Harlequin Mills & Boon Medical Romance Novels

When the Shock of Reality Intrudes

When I start the writing process for each book, I know I’ll have to complete what’s called an Art Fact Sheet, where I fill out information on my book and include links for what my characters might look like.

What my characters might look like. For me, this is so important when writing the book. So much so that every time I open the file to start writing, my main characters’ images greet me to inspire and remind me who I’m writing about. I need to be able to picture them as real people. How do I find these images? I normally do a Google search for actors or real-life people who might resemble what’s in my head, and then I save the image to my computer. I love this process. It makes my characters come alive in my mind. It’s no different with my current book. I have these people populating my head, and I’m on a journey with them, hoping to find their Happy Ever After.

But what if it’s not so happy?

This past Wednesday, I started my writing process the way I always do. I opened the file to the story and scrolled past the two images at the top of the screen and went about writing. I didn’t think anything about it as I wrote of conflict and laughter and sexy banter between my characters. About an hour later, I exited to check my email and the browser opened to a news story. And there I see a picture of the man I’d chosen as the inspiration for my hero. The hero I’d just scrolled past an hour earlier. The actor had just died in a skiing accident. I sat there in shock. Then I went back to the file with my story and stared at his image for a long time, an incredible sense of grief and loss going through me. I don’t know this actor in real life. But he lived through the character in my book. And I was so sad for a life cut tragically short.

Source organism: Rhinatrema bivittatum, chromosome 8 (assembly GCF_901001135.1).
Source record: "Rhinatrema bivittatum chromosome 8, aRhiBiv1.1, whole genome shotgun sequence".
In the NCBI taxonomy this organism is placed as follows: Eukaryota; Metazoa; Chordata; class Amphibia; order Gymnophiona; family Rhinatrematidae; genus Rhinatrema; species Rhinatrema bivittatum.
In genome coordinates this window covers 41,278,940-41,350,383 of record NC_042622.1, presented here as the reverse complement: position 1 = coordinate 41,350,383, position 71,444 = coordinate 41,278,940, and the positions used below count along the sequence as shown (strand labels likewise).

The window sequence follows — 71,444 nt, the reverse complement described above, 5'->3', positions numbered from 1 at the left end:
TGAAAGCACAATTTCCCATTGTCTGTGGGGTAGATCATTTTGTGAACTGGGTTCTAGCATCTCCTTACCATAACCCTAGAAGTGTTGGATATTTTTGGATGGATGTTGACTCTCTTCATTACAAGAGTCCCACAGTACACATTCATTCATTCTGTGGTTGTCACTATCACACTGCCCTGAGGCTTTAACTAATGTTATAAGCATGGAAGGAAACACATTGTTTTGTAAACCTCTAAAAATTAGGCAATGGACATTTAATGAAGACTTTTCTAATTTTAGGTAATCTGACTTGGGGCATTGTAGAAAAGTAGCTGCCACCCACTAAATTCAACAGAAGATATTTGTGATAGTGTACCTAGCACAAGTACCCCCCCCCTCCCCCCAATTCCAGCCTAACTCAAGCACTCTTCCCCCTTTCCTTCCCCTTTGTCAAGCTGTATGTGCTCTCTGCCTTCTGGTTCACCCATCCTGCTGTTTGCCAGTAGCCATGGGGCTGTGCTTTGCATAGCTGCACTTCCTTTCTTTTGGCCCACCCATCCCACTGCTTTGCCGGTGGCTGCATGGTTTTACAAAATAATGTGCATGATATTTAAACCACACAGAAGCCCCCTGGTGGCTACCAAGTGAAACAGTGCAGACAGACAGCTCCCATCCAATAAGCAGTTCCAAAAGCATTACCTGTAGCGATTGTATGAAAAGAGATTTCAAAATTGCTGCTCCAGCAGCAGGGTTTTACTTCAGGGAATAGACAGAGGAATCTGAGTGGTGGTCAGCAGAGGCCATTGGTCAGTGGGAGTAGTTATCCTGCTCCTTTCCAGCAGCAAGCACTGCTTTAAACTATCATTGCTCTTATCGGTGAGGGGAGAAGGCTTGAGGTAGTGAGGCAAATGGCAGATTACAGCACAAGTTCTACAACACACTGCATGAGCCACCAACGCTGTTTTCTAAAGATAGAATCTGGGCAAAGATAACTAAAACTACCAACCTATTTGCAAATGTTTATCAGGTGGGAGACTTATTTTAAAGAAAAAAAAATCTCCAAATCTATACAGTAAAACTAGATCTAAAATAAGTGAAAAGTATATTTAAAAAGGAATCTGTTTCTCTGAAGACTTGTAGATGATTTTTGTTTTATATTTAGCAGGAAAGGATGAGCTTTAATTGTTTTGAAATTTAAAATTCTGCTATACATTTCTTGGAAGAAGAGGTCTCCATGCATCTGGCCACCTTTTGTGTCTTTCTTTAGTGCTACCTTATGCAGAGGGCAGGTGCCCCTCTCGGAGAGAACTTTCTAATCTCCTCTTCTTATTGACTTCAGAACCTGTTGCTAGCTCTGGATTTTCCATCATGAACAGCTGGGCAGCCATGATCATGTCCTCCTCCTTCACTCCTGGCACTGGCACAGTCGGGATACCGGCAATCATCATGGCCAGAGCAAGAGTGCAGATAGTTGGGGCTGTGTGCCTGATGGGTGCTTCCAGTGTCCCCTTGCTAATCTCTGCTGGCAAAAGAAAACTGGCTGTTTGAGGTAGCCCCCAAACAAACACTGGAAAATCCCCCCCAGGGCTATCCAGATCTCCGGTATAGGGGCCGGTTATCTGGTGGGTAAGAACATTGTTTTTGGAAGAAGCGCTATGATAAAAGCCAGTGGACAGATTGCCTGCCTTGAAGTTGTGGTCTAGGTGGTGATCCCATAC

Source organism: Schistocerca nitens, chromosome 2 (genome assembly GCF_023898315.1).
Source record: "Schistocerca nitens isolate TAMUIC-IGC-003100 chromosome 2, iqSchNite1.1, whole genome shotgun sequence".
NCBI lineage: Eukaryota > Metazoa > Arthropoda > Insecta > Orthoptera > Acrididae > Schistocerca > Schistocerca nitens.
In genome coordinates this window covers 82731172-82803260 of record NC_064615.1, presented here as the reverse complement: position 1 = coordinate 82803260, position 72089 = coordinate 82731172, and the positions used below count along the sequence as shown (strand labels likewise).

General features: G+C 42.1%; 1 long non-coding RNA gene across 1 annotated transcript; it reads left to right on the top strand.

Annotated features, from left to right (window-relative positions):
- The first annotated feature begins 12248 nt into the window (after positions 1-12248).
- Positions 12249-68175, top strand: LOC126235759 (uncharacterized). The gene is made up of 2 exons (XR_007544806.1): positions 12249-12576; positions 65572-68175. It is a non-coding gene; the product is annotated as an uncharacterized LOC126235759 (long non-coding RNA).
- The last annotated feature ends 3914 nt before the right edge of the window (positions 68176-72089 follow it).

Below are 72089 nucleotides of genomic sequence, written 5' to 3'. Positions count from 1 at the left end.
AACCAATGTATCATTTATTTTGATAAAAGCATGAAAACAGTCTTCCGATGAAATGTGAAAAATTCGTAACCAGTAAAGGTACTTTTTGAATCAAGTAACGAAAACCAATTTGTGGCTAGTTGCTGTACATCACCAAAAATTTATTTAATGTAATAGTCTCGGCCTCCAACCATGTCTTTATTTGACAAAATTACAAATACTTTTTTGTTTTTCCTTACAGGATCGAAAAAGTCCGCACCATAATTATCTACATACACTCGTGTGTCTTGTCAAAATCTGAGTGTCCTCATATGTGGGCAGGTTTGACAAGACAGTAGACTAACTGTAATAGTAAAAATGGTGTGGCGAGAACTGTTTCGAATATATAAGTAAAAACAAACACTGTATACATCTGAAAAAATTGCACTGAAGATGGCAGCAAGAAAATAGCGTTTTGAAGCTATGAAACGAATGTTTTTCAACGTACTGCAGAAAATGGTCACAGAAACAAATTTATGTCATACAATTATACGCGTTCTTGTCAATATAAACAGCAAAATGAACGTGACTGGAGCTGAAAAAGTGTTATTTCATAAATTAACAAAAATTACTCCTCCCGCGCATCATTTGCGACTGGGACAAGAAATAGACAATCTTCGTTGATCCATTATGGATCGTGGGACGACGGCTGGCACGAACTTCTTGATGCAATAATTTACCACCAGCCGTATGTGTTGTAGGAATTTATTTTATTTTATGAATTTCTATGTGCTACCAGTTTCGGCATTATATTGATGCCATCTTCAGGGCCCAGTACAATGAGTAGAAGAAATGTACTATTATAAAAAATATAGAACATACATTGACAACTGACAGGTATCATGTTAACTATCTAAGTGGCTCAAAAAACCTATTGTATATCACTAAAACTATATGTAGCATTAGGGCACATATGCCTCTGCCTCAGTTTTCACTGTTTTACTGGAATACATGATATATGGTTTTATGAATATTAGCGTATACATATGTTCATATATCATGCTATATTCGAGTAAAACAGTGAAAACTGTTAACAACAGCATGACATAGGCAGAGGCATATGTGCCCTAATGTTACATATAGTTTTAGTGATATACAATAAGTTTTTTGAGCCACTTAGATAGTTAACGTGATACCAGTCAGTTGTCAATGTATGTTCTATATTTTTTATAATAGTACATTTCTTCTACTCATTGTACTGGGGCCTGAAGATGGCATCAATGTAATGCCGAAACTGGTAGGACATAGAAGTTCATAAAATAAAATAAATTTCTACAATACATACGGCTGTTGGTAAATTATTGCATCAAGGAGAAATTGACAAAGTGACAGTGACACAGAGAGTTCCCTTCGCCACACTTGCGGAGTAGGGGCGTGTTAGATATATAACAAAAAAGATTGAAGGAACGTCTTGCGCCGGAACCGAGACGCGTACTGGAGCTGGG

Now if you’re not a writer, it may be hard to understand why this would have any bearing on writing the story, but it does. At least for me. I closed the file, not sure if I could even continue writing this particular hero. But I have to. The manuscript is due at the end of this month, and I’ve written over half the book.

I wrote my husband a text and his response was: “That must be hard.” Nope, he didn’t understand. I then wrote a close friend who told me to go take a walk and grieve and give it a day. So I did. And here I sit on Friday, getting ready to go look for a new image and to keep writing. Write a hero who is the same, but not quite the same as the person I’d written on Wednesday before seeing the news.

For those of you who are writers (and for those of you who aren’t), what is it that stops your process right in its tracks? And how do you get past it in order to complete what you started?

2 thoughts on “When the Shock of Reality Intrudes”

  1. Oh I understand! When I heard that Gaspard Ulliel had died, I mourned, too. Like you, I’d used him as a hero inspiration for my recent book, Twins For The Neurosurgeon. I looked at him every day that I sat down to write and now that he’s gone? I feel so sorry for those he left behind. My grief will not match that of his family’s, and no, I didn’t know him either, but I was terribly affected by his loss.

    1. Yes, Louisa! It’s this exactly. It’s so horrible, and tragic and the sense of wanting to go back and somehow undo what happened to him is very real. It’s hard to look into someone’s eyes every day–even if it’s just a picture–and not have a sense of knowing that person. It’s just so hard. I feel for all of those who knew and loved him.

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